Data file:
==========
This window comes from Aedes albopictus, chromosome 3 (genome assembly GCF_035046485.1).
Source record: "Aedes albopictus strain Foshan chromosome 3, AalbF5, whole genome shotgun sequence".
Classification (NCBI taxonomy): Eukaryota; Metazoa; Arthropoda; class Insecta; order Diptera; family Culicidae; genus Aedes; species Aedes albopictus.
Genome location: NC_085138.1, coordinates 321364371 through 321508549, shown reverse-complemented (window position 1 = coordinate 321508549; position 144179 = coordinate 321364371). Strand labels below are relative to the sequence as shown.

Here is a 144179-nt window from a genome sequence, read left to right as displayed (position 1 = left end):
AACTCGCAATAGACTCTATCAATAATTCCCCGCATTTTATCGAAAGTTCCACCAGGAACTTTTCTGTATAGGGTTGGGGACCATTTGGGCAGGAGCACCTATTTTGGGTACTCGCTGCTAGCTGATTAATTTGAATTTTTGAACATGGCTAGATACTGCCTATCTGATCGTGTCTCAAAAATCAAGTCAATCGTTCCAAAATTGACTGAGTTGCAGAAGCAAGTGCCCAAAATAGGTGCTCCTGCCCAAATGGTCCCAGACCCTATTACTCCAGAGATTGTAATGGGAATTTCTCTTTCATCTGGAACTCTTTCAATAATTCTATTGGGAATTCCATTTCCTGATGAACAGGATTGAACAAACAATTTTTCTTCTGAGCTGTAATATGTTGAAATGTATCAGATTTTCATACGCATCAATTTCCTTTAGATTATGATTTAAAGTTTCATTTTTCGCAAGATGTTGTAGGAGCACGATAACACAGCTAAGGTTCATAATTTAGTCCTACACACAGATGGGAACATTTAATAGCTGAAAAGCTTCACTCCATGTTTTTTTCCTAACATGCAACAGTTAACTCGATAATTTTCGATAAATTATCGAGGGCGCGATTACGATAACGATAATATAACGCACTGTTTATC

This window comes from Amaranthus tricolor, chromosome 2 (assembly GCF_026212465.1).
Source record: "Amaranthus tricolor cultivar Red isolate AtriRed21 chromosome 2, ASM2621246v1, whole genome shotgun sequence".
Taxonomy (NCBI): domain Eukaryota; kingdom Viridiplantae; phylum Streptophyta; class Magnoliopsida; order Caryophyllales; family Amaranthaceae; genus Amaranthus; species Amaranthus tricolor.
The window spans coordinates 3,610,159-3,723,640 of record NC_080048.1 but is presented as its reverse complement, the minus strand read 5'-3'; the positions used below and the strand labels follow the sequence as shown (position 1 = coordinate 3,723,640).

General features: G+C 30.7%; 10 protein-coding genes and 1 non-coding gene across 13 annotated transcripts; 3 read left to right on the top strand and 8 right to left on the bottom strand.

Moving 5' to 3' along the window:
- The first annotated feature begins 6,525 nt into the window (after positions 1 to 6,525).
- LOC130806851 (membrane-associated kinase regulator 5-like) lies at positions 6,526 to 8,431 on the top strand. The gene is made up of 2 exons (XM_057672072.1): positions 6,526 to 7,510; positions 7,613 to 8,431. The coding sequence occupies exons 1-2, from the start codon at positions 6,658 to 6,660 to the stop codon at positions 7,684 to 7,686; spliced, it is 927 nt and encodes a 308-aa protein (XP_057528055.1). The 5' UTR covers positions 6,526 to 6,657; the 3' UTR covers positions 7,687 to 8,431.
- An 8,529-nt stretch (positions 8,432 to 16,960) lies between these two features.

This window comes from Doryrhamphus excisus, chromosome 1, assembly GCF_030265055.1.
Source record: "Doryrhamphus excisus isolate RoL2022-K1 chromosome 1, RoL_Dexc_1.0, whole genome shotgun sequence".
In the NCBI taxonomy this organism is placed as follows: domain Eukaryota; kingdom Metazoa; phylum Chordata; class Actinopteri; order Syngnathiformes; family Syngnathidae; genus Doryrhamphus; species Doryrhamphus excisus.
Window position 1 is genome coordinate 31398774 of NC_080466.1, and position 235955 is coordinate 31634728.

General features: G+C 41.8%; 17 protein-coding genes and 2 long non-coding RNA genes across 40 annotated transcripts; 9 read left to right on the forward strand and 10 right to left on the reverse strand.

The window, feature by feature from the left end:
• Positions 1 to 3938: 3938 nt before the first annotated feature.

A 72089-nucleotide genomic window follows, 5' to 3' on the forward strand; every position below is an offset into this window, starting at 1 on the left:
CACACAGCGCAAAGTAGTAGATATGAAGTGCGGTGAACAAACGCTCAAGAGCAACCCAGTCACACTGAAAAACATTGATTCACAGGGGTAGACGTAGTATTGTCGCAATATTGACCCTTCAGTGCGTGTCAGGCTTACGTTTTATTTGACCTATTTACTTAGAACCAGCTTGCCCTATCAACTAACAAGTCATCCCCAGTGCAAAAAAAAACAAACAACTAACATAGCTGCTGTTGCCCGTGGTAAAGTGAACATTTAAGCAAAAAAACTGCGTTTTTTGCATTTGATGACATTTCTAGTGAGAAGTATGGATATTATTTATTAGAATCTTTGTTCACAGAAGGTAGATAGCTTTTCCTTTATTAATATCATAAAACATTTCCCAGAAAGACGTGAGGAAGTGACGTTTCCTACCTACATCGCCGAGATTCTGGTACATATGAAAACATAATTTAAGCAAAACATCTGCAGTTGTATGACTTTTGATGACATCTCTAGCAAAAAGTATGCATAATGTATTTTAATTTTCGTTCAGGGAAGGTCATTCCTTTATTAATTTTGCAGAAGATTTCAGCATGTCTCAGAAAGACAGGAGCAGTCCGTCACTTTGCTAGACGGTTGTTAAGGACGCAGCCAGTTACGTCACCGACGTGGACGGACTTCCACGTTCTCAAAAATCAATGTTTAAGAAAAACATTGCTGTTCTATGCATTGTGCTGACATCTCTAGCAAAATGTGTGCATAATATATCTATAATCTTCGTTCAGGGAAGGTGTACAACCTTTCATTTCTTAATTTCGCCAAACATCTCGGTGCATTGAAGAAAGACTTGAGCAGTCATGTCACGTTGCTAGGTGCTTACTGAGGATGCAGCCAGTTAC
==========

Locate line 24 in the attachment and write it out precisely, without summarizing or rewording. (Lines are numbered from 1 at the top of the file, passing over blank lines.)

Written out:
CACACAGCGCAAAGTAGTAGATATGAAGTGCGGTGAACAAACGCTCAAGAGCAACCCAGTCACACTGAAAAACATTGATTCACAGGGGTAGACGTAGTATTGTCGCAATATTGACCCTTCAGTGCGTGTCAGGCTTACGTTTTATTTGACCTATTTACTTAGAACCAGCTTGCCCTATCAACTAACAAGTCATCCCCAGTGCAAAAAAAAACAAACAACTAACATAGCTGCTGTTGCCCGTGGTAAAGTGAACATTTAAGCAAAAAAACTGCGTTTTTTGCATTTGATGACATTTCTAGTGAGAAGTATGGATATTATTTATTAGAATCTTTGTTCACAGAAGGTAGATAGCTTTTCCTTTATTAATATCATAAAACATTTCCCAGAAAGACGTGAGGAAGTGACGTTTCCTACCTACATCGCCGAGATTCTGGTACATATGAAAACATAATTTAAGCAAAACATCTGCAGTTGTATGACTTTTGATGACATCTCTAGCAAAAAGTATGCATAATGTATTTTAATTTTCGTTCAGGGAAGGTCATTCCTTTATTAATTTTGCAGAAGATTTCAGCATGTCTCAGAAAGACAGGAGCAGTCCGTCACTTTGCTAGACGGTTGTTAAGGACGCAGCCAGTTACGTCACCGACGTGGACGGACTTCCACGTTCTCAAAAATCAATGTTTAAGAAAAACATTGCTGTTCTATGCATTGTGCTGACATCTCTAGCAAAATGTGTGCATAATATATCTATAATCTTCGTTCAGGGAAGGTGTACAACCTTTCATTTCTTAATTTCGCCAAACATCTCGGTGCATTGAAGAAAGACTTGAGCAGTCATGTCACGTTGCTAGGTGCTTACTGAGGATGCAGCCAGTTAC